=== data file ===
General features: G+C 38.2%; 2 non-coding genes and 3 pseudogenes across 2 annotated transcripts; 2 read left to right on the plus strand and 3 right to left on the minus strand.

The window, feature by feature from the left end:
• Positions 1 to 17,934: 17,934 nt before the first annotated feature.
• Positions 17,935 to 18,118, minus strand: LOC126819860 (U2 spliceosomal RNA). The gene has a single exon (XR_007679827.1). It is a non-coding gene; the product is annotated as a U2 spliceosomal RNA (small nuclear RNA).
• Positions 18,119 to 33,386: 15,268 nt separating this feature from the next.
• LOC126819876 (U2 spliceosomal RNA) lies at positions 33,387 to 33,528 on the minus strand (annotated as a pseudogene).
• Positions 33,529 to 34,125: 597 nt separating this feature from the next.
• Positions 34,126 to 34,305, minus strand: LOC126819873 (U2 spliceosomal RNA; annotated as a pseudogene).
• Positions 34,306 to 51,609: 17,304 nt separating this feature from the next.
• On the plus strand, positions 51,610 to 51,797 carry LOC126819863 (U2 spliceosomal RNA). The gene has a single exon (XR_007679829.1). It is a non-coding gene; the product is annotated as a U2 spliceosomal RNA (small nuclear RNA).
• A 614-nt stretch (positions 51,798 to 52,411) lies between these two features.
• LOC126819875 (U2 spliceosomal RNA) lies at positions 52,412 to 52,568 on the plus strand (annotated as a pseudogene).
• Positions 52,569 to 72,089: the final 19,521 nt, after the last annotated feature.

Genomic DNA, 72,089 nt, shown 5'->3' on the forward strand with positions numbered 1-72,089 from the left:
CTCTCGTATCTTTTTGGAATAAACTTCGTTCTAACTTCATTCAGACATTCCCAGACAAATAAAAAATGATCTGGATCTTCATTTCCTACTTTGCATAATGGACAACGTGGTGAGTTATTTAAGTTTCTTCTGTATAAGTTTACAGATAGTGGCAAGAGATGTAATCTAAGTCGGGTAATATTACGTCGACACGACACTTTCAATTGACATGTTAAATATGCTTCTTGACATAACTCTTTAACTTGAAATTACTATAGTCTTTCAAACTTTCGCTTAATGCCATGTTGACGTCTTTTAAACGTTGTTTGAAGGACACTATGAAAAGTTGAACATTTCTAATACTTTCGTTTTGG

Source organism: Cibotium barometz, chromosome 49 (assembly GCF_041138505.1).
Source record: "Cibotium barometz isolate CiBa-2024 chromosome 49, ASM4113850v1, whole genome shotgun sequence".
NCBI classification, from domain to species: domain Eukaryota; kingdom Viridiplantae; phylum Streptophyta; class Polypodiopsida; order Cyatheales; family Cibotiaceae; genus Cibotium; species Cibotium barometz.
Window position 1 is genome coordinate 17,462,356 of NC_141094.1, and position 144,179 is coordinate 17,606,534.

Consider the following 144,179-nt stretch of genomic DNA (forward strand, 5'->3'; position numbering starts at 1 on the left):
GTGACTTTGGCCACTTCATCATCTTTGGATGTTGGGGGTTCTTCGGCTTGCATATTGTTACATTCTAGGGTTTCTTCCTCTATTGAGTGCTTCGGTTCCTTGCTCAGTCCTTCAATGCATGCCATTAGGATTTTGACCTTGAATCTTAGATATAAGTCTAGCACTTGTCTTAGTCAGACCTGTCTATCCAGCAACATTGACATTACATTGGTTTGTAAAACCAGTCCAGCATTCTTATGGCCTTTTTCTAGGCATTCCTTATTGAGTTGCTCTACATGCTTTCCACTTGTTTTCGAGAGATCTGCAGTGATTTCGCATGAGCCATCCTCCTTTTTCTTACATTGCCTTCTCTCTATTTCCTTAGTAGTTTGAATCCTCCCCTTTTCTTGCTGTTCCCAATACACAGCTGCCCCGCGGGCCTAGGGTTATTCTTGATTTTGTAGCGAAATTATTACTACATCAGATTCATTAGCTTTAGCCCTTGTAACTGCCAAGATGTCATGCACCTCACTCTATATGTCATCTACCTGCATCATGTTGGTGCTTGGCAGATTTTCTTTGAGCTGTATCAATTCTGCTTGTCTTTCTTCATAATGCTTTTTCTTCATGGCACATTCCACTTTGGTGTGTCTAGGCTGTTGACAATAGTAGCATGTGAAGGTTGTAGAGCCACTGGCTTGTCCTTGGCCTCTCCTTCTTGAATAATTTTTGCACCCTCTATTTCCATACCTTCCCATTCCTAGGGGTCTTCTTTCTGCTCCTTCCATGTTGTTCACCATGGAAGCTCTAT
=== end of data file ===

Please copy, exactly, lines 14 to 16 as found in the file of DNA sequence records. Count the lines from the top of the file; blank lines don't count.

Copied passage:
Genomic DNA, 72,089 nt, shown 5'->3' on the forward strand with positions numbered 1-72,089 from the left:
CTCTCGTATCTTTTTGGAATAAACTTCGTTCTAACTTCATTCAGACATTCCCAGACAAATAAAAAATGATCTGGATCTTCATTTCCTACTTTGCATAATGGACAACGTGGTGAGTTATTTAAGTTTCTTCTGTATAAGTTTACAGATAGTGGCAAGAGATGTAATCTAAGTCGGGTAATATTACGTCGACACGACACTTTCAATTGACATGTTAAATATGCTTCTTGACATAACTCTTTAACTTGAAATTACTATAGTCTTTCAAACTTTCGCTTAATGCCATGTTGACGTCTTTTAAACGTTGTTTGAAGGACACTATGAAAAGTTGAACATTTCTAATACTTTCGTTTTGG

Source organism: Cibotium barometz, chromosome 49 (assembly GCF_041138505.1).